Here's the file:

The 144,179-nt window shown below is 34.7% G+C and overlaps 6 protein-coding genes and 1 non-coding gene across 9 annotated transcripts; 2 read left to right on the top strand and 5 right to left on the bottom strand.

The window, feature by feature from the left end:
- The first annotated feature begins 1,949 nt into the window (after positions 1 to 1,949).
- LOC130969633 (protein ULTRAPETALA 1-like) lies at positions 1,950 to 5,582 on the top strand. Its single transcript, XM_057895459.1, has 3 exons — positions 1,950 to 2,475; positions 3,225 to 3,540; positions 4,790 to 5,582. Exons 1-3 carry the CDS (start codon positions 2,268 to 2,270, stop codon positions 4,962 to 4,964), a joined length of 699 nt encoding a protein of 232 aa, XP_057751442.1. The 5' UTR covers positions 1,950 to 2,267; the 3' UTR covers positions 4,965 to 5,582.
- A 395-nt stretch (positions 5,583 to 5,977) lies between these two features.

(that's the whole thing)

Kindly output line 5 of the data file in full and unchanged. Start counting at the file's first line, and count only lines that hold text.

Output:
- A 395-nt stretch (positions 5,583 to 5,977) lies between these two features.